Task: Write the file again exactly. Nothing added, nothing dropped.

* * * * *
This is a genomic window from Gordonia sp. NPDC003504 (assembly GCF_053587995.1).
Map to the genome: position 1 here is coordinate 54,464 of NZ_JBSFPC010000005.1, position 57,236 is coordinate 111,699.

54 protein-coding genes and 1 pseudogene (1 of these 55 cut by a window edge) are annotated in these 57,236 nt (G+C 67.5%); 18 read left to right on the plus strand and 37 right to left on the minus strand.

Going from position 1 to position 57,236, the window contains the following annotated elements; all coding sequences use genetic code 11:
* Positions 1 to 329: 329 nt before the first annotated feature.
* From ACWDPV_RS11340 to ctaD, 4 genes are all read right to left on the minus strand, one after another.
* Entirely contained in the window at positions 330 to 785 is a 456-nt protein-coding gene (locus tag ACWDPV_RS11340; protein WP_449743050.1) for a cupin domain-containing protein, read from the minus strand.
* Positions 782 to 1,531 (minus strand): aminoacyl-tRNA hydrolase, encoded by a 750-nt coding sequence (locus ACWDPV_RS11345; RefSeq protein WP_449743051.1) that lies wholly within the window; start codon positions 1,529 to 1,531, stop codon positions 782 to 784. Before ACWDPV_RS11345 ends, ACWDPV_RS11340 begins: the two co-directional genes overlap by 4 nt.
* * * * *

This is a genomic window from Gordonia sp. NPDC003504 (assembly GCF_053587995.1).
Map to the genome: position 1 here is coordinate 54,464 of NZ_JBSFPC010000005.1, position 57,236 is coordinate 111,699.

54 protein-coding genes and 1 pseudogene (1 of these 55 cut by a window edge) are annotated in these 57,236 nt (G+C 67.5%); 18 read left to right on the plus strand and 37 right to left on the minus strand.

Going from position 1 to position 57,236, the window contains the following annotated elements; all coding sequences use genetic code 11:
* Positions 1 to 329: 329 nt before the first annotated feature.
* From ACWDPV_RS11340 to ctaD, 4 genes are all read right to left on the minus strand, one after another.
* Entirely contained in the window at positions 330 to 785 is a 456-nt protein-coding gene (locus tag ACWDPV_RS11340; protein WP_449743050.1) for a cupin domain-containing protein, read from the minus strand.
* Positions 782 to 1,531 (minus strand): aminoacyl-tRNA hydrolase, encoded by a 750-nt coding sequence (locus ACWDPV_RS11345; RefSeq protein WP_449743051.1) that lies wholly within the window; start codon positions 1,529 to 1,531, stop codon positions 782 to 784. Before ACWDPV_RS11345 ends, ACWDPV_RS11340 begins: the two co-directional genes overlap by 4 nt.